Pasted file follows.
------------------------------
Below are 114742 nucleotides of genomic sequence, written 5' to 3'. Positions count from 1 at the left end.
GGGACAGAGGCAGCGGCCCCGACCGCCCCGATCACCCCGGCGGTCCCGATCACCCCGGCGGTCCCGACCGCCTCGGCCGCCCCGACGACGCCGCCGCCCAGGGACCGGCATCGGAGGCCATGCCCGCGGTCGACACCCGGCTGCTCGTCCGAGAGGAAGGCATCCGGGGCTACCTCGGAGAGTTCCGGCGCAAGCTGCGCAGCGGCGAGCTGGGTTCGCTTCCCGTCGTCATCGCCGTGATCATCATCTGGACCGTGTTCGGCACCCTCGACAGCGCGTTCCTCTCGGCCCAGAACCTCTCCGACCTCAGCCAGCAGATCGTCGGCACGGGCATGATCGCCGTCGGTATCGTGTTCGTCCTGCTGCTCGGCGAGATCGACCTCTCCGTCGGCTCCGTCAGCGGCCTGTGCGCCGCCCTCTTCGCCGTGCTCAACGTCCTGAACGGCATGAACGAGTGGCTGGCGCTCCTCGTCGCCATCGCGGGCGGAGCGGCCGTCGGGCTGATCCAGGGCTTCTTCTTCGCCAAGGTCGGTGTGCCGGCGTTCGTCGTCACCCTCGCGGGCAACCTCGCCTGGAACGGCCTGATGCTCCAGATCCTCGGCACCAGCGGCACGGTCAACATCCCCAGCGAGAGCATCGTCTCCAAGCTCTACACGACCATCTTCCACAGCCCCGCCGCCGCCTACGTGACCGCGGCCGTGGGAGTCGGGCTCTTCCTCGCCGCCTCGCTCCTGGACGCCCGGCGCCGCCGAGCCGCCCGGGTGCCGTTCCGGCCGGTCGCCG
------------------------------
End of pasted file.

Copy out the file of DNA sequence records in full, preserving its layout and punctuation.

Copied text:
Below are 114742 nucleotides of genomic sequence, written 5' to 3'. Positions count from 1 at the left end.
GGGACAGAGGCAGCGGCCCCGACCGCCCCGATCACCCCGGCGGTCCCGATCACCCCGGCGGTCCCGACCGCCTCGGCCGCCCCGACGACGCCGCCGCCCAGGGACCGGCATCGGAGGCCATGCCCGCGGTCGACACCCGGCTGCTCGTCCGAGAGGAAGGCATCCGGGGCTACCTCGGAGAGTTCCGGCGCAAGCTGCGCAGCGGCGAGCTGGGTTCGCTTCCCGTCGTCATCGCCGTGATCATCATCTGGACCGTGTTCGGCACCCTCGACAGCGCGTTCCTCTCGGCCCAGAACCTCTCCGACCTCAGCCAGCAGATCGTCGGCACGGGCATGATCGCCGTCGGTATCGTGTTCGTCCTGCTGCTCGGCGAGATCGACCTCTCCGTCGGCTCCGTCAGCGGCCTGTGCGCCGCCCTCTTCGCCGTGCTCAACGTCCTGAACGGCATGAACGAGTGGCTGGCGCTCCTCGTCGCCATCGCGGGCGGAGCGGCCGTCGGGCTGATCCAGGGCTTCTTCTTCGCCAAGGTCGGTGTGCCGGCGTTCGTCGTCACCCTCGCGGGCAACCTCGCCTGGAACGGCCTGATGCTCCAGATCCTCGGCACCAGCGGCACGGTCAACATCCCCAGCGAGAGCATCGTCTCCAAGCTCTACACGACCATCTTCCACAGCCCCGCCGCCGCCTACGTGACCGCGGCCGTGGGAGTCGGGCTCTTCCTCGCCGCCTCGCTCCTGGACGCCCGGCGCCGCCGAGCCGCCCGGGTGCCGTTCCGGCCGGTCGCCG